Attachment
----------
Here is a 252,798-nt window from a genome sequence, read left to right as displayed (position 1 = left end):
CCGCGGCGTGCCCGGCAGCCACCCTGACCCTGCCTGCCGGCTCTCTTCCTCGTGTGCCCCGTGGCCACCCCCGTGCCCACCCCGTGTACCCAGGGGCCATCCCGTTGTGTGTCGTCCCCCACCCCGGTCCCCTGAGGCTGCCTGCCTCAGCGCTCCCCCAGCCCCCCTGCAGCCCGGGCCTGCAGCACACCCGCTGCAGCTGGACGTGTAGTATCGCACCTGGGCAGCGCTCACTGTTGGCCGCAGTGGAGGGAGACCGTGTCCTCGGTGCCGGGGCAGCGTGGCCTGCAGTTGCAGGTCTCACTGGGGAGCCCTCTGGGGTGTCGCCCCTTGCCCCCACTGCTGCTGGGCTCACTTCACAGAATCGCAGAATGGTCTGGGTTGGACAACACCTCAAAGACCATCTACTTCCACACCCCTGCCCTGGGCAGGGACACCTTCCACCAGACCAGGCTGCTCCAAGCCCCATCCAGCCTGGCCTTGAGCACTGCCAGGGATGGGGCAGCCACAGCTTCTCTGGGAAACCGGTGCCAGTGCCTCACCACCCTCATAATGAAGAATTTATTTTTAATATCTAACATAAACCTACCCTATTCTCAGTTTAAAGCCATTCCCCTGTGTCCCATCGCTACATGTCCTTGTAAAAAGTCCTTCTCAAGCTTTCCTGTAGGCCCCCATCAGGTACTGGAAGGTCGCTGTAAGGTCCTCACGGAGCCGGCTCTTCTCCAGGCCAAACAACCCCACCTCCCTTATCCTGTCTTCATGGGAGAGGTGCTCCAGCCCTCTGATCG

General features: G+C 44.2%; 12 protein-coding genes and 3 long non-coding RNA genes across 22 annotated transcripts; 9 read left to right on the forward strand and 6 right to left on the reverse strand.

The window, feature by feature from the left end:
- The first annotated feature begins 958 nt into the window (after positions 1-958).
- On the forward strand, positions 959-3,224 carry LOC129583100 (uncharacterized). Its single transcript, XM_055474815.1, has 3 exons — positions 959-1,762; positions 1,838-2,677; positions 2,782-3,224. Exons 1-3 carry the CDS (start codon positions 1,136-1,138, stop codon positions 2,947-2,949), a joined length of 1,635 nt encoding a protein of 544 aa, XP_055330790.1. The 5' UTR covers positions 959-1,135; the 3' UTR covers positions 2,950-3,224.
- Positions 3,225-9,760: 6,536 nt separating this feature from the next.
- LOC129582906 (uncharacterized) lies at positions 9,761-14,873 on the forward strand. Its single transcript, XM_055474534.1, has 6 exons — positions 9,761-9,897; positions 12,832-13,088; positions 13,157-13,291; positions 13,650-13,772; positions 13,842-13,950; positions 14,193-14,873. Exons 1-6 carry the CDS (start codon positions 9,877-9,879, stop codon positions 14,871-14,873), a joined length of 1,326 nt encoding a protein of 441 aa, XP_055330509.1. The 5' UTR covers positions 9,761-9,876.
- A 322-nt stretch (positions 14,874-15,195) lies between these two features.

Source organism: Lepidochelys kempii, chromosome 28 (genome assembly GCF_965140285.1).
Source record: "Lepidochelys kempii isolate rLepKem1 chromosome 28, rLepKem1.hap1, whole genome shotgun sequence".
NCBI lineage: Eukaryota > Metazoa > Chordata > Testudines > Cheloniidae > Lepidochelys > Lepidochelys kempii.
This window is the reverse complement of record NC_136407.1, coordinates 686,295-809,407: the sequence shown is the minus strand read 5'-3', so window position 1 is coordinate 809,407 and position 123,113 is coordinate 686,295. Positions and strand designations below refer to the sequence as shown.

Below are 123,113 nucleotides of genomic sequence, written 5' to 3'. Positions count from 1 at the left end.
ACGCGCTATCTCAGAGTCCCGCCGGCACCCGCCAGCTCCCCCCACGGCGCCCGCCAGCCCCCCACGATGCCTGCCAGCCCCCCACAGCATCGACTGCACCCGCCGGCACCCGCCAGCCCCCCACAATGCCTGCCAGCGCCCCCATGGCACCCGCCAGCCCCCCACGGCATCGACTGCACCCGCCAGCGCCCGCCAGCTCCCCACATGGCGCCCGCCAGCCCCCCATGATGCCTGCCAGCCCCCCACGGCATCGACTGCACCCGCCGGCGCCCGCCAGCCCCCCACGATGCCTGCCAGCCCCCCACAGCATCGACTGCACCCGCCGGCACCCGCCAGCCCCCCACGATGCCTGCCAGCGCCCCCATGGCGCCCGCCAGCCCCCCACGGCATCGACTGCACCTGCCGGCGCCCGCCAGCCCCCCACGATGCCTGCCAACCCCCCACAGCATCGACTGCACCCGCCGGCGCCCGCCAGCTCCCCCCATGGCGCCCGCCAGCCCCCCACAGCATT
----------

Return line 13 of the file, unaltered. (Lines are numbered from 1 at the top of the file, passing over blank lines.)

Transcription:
This window is the reverse complement of record NC_136407.1, coordinates 686,295-809,407: the sequence shown is the minus strand read 5'-3', so window position 1 is coordinate 809,407 and position 123,113 is coordinate 686,295. Positions and strand designations below refer to the sequence as shown.